Where Sourcing and Social Impact Meet: A Conversation with Jerry Joye and Emily Kane Miller

Where Sourcing and Social Impact Meet: A Conversation with Jerry Joye and Emily Kane Miller

By: Emily Kane Miller

Where Sourcing and Social Impact Meet

A conversation with Jerry Joye and Emily Kane Miller

These days – we are all acutely aware of the critical role that supply chains play for all businesses (and society more broadly!). As a company thinks about how to invest in ESG and Social Impact, looking toward the supply chain team might not be everyone’s first thought. That said, it’s a smart thing to do. Depending on the organization, taking a fresh look at supply chain contracts and vendor partners can yield major value as an organization looks to advance social and environmental goals. 
To dig into some real-world examples, I sat down with my friend, colleague, and supply chain expert, Jerry Joye. 

You can check out the video of our full conversation here or enjoy a redacted written version below.

Have a great example of flexing your supply chain for good? We’d love to hear about them! 



Emily Kane Miller: You've been doing this work for 25 years(!). What are the three most notable innovations in supply chain that you've seen in the almost three decades you've been doing this?

Jerry Joye: 1) Robotics and automation -- and the pace at which robotics and automation is impacting the supply chain, 2) the reach that global sourcing has, and 3) the dependence on plastics, which is an innovation and curse at the same time.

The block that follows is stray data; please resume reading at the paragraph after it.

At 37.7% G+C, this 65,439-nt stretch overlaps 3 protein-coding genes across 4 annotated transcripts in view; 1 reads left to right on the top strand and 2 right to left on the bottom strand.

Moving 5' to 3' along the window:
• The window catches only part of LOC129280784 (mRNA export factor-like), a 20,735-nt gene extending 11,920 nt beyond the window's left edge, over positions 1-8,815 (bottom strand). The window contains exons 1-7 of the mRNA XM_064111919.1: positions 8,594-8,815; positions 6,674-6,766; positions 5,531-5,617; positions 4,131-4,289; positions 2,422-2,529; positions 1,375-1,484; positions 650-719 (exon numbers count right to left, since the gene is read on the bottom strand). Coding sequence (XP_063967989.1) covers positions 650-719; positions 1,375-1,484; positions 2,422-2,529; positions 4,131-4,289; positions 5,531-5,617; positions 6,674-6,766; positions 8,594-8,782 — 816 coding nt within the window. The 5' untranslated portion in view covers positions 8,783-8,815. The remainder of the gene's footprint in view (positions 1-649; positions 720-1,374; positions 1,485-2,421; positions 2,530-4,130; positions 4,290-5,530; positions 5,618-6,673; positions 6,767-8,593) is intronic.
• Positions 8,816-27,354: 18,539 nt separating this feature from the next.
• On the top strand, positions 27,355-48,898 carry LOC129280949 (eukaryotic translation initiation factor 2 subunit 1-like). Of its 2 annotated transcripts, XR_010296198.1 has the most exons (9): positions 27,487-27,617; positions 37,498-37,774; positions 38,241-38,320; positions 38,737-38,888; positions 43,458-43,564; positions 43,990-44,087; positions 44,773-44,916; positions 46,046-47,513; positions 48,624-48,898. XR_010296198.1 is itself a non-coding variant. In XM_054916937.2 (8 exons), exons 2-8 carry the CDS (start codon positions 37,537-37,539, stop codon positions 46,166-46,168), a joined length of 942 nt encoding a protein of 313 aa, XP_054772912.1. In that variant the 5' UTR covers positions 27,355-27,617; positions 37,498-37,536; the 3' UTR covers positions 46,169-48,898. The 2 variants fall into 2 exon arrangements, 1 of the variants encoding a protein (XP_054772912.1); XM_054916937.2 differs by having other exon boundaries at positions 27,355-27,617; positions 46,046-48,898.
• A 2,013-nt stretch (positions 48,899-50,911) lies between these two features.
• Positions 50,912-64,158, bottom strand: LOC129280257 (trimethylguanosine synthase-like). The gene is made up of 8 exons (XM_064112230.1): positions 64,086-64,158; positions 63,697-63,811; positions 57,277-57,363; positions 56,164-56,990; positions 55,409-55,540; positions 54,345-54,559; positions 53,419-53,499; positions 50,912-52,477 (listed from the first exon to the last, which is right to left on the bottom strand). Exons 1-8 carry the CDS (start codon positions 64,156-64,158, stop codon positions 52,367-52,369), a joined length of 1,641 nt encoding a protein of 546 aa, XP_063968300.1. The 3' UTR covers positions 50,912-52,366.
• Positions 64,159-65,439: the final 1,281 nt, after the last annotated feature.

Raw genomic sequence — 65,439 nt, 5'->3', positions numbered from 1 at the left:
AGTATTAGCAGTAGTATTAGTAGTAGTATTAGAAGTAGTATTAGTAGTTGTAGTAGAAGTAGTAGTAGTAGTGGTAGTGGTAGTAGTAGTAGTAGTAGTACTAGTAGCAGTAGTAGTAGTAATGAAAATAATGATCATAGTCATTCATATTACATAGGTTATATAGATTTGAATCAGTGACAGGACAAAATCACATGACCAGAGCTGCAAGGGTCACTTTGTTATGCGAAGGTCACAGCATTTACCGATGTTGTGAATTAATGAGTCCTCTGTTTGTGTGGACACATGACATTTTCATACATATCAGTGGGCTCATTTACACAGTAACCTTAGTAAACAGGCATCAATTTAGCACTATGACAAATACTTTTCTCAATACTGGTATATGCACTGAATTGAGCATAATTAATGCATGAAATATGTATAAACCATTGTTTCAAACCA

Emily Kane Miller: Perfect segue to ESG (environment, social and governance). It's a buzzword. Companies are talking about it, thinking about it. Talk to us about how supply chain fits into the broader ESG landscape and how you think of as a supply chain leader when you hear the term ESG.

Jerry Joye: I think supply chain leaders around the world are in a different kind of context than they have been in the past. The global supply chain crisis that we're operating in where few if any industries are not in a complete tailspin around the volatility of demand and supply that we've had since the beginning of COVID. A lot of industries have been without inventory for a long time and now all of a sudden a number of industries have a lot of inventory, have maybe too much inventory … have some of the wrong things. There's things that are tougher to sell at the moment. So there's a lot of stress in supply chains and supply chain teams are fighting really for survival every day. And so the ability to truly focus on ESG has been interrupted.